There’s a vast difference between software you can use for free and apps you pay to use: different customers, different business model, different commitment for developer and user.
When you price your mobile app, for example, it doesn’t really matter whether you make it cost $1 or $2. The majority of people who want your app and are prepared to pay something for it won’t balk at two bucks versus one. But making your app cost anything at all puts up a hurdle much greater than 100 pennies, especially in new markets.
Android Market users have paid for significantly fewer apps than iOS/iTunes Store users. My own numbers confirm this. This isn’t because Android users are inherently freeloaders, it’s because they’re not prepared to buy apps, psychologically and practically.
Amazon is a place where you buy things online. iTunes is a place where you buy things online. Your credit card information is already entered; you’re all set up to go shopping at these destinations. Acquiring a new app, song, movie, game, TV show is a one-click affair.
Google, as a brand, isn’t a place where you buy things online.
This is one of the challenges for the Android Market. Android users don’t already have their credit card information entered into Google Checkout (or is it Wallet), so the difference between downloading a free app versus buying an app is the inconvenience of setting that all up. Since apps are often impulse buys, and typing your credit card information into a form on a touchscreen handset is annoying, it’s easier for an app-buying virgin to pass, or decide to put it off till later… indefinitely. My own wife hasn’t bought my Android app on her phone because she hasn’t gotten around to setting up her Google Checkout account yet. For a year.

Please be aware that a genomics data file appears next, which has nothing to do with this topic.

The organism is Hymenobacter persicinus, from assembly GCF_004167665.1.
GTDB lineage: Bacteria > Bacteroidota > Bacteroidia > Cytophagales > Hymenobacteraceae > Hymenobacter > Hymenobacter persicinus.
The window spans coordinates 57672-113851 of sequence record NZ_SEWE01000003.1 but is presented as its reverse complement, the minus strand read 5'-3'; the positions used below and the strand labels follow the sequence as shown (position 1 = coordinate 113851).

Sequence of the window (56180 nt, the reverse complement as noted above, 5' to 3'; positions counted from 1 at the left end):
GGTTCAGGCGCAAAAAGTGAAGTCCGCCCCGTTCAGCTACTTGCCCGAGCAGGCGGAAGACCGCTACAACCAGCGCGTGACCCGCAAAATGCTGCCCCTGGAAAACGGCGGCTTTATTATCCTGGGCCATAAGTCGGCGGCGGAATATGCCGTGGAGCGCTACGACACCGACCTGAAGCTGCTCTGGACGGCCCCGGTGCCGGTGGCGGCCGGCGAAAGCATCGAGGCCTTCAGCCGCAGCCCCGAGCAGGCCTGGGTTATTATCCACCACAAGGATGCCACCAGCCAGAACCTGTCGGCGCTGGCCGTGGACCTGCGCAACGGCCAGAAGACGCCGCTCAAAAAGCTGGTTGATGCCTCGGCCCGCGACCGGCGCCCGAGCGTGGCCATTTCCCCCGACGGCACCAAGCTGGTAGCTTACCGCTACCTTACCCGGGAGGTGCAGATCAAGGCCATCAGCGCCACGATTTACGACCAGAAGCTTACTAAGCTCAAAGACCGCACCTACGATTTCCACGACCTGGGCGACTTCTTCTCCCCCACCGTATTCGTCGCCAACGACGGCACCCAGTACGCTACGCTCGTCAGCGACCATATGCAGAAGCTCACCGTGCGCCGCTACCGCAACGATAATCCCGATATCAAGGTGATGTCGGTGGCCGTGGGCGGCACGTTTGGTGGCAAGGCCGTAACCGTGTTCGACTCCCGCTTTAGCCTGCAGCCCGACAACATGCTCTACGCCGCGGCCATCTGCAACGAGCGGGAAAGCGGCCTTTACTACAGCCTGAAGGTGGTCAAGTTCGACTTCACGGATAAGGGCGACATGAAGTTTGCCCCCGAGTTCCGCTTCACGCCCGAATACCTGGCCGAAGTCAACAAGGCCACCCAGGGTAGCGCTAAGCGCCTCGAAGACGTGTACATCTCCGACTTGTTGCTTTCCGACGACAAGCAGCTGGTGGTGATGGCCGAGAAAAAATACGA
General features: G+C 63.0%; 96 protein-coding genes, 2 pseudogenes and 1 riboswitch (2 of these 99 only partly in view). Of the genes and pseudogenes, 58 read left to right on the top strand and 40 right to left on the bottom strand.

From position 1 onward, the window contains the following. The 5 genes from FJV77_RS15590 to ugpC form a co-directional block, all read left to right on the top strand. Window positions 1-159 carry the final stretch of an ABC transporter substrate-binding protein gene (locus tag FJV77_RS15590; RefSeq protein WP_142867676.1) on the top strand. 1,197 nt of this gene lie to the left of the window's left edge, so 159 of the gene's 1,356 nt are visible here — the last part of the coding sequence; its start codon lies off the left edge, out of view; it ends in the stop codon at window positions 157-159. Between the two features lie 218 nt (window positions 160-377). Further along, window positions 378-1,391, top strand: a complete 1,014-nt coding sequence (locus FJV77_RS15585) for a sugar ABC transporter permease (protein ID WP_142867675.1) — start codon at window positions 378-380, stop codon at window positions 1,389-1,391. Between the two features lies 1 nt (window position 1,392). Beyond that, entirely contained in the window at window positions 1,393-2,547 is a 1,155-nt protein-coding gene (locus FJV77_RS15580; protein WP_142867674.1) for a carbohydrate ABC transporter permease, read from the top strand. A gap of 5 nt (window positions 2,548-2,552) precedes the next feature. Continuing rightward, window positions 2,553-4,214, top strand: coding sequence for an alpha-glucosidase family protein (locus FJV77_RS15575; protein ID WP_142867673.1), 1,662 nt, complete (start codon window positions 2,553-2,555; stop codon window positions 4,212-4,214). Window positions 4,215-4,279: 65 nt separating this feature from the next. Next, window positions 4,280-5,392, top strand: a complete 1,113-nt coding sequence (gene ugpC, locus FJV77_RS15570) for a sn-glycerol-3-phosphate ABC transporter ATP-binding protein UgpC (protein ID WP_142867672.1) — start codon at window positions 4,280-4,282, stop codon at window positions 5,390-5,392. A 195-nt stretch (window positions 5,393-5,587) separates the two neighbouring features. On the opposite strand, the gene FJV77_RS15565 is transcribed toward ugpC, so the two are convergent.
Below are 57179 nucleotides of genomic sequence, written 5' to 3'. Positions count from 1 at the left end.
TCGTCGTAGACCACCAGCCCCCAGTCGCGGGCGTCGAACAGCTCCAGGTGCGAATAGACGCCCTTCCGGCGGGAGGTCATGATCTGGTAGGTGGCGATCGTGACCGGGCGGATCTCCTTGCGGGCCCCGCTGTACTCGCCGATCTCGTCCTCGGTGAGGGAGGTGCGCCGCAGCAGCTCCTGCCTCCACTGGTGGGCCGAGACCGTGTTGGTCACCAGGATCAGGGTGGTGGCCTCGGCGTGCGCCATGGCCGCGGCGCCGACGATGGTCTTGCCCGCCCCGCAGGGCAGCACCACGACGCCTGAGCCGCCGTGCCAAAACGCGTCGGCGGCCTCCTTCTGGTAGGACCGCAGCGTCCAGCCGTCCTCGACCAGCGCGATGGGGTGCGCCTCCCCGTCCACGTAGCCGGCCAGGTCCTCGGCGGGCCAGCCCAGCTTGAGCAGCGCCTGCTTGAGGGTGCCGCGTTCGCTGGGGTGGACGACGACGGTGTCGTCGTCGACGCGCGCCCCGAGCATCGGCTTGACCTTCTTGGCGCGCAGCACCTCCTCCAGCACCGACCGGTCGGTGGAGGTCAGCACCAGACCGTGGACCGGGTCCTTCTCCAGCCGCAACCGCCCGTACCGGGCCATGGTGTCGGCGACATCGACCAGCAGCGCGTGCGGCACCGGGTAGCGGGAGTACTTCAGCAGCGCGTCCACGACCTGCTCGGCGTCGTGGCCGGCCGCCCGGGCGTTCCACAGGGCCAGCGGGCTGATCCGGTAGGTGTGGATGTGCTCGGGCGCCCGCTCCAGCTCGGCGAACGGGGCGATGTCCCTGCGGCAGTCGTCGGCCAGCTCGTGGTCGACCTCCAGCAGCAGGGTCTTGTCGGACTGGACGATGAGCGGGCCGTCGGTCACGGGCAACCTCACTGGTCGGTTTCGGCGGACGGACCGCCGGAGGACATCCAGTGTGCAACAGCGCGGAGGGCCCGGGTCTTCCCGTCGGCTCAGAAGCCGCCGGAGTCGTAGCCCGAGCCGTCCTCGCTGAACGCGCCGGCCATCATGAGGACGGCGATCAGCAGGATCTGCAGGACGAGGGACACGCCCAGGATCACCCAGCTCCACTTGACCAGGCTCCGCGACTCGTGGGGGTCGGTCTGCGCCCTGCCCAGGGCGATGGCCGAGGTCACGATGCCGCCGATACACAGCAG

That’s why Google’s recent 10 cent app promotion made a ton of sense. Instead of giving apps away for free, the 10-cent price tag gave users incentive and a deadline to get their Google Checkout account set up in order to get the deals. Once a new user breaks the seal and buys an app for the first time, they’re much more likely to buy again.
Starting in 2003 with 99-cent songs, Apple made buying digital content not only easy, but normal. In 2011, that means indie app developers like me can charge a couple bucks for a software application and not price myself out of the market. Back when I was running Lifehacker, we almost never reviewed downloads or webapps if they were not free. Today, I’d do things differently, in large part because of the app store model.
A couple of people have asked why my (simple, small) app costs $2, instead of $1 or free. The answer is pretty simple. I’m charging at all because I can, and I’m charging $2 instead of $1 because for the customer, the difference between those two prices is tiny enough to justify doubling revenue.